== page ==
The following is a list of all the Featured Articles on the Final Fantasy Wiki. A featured article is displayed on the front page of the Wiki for a month. Articles are chosen if they are well written and have plenty of information. Ideally, the articles would adhere to the Manual of Style, and they do not contain redlinks, redirects, missing images, incomplete or empty sections and coding errors. Voting for Featured Articles may be found here.
Older featured articles can be found here:
- 2014's featured articles
- 2013's featured articles
- 2012's featured articles
- 2011's featured articles
- 2010's featured articles
- 2009's featured articles
- 2008's featured articles
- 2007's featured articles
- 2006's featured articles
November 1st, 2015Edit
The fal'Cie (ファルシ, Farushi?) [fæl'siː] are supernatural beings in the Fabula Nova Crystallis: Final Fantasy series. Their most prominent appearance is in Final Fantasy XIII and its sequels, though they also appear in Final Fantasy Type-0 and its spin-off Final Fantasy Agito. They are ageless immortals often responsible for the creation and maintenance of the land where humans dwell, and indirectly govern their lives.
In this sense fal'Cie pay homage to the Crystals of the early Final Fantasy series, as per the Fabula Nova Crystallis theme of re-imagining the series' core concepts. Whereas in the early series the Crystals are always benevolent, in the Fabula Nova Crystallis the fal'Cie have their own various agendas.
The appearance of fal'Cie varies greatly throughout the series. In Final Fantasy XIII and its sequels, fal'Cie are crystal-powered mechanical beings, taking all manner of shapes depending on their creators: Pulse fal'Cie often take on animal-like forms, while Lindzei fal'Cie adopt humanoid traits, and many resemble the shape of Lindzei's crestType series, the beings closest to Final Fantasy XIII's equivalent of fal'Cie come in at least two forms: immortal human-like beings, and Crystals with a limited Will.. In the
While not as powerful as their creators, the fal'Cie nevertheless wield god-like powers, and are instrumental in the creation of l'Cie, usually human "avatars" the fal'Cie choose to exert their will in the world in form of a mission the l'Cie must complete, called Focus. Upon the fal'Cie choosing a l'Cie, the chosen is transported to the fal'Cie's respective creator's abode to receive their brand. (more...)
October 1st, 2015Edit
Gilgamesh is found in the Lhusu Mines and must be fought twice. The first is on the bridge just to the west of the Gate Crystal, in a homage to the "Clash on the Big Bridge" (which is also the name of the hunt) from Final Fantasy V; a reworked version of the iconic theme music is heard during both fights. Gilgamesh escapes after defeat and the player must find the Site 11 Key and venture deep into the mine to Site 7. During the second fight Gilgamesh's HP is triple what he previously had, and his stats are raised.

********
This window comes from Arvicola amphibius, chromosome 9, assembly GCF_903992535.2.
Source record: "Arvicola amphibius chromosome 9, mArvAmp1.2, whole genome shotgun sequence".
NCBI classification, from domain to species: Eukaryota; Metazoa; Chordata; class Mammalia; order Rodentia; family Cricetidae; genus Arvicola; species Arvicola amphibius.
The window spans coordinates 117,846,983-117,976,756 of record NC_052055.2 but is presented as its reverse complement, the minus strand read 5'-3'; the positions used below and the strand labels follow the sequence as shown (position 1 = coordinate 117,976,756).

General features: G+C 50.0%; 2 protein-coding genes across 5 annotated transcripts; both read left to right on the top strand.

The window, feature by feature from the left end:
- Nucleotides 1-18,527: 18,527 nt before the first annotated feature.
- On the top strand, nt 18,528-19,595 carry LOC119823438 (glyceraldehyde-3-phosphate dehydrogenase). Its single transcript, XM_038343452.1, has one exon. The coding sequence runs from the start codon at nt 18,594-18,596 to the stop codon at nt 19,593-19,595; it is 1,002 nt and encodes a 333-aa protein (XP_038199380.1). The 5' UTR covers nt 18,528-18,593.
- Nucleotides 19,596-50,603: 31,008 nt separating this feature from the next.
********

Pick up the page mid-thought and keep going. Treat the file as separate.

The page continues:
September 1st, 2015Edit
The Eorzea Cafe is a Final Fantasy XIV-themed cafe located in Tokyo's Akihabara district.
Modeled after the in-game location, the Carline Canopy, and named after the country Eorzea, where the game takes place, the cafe is the result of a collaboration effort between Square Enix and the entertainment company Pasela.
Located on the 2nd floor, the cafe opened on the 31st July, 2014. The cafe's décor includes replicas of items from the game, such as weapons, armor, and moogles, as well as a giant map of the game world. The cafe also has computers where patrons can play the game. The food and drinks served at the cafe are Final Fantasy XIV themed; the menu has 35 articles of food, and 55 articles of drink. Some of the drinks are named and presented after alchemy recipes familiar from the game.
Square Enix has prior experience with Final Fantasy-themed catering from their Cafe Artnia, located outside the official Square Enix building in Tokyo, that sells food and cocktails and other goods such as merchandise. The cafe occasionally pops up temporarily for events in other parts of Japan, such as Osaka and Yokohama. (More...)
August 1st, 2015Edit
The Chocobo Theme is a recurring theme throughout the Final Fantasy series, originally composed by Nobuo Uematsu for Final Fantasy II. It has since been used in a different musical style for every Final Fantasy game that has a Chocobo in it. Notably, Mambo De Chocobo (from Final Fantasy V was the first theme in the series to ever use a vocal sample in it. (More)
July 1st, 2015Edit
Despair - To be forgotten is worse than death.
- —Freya's quote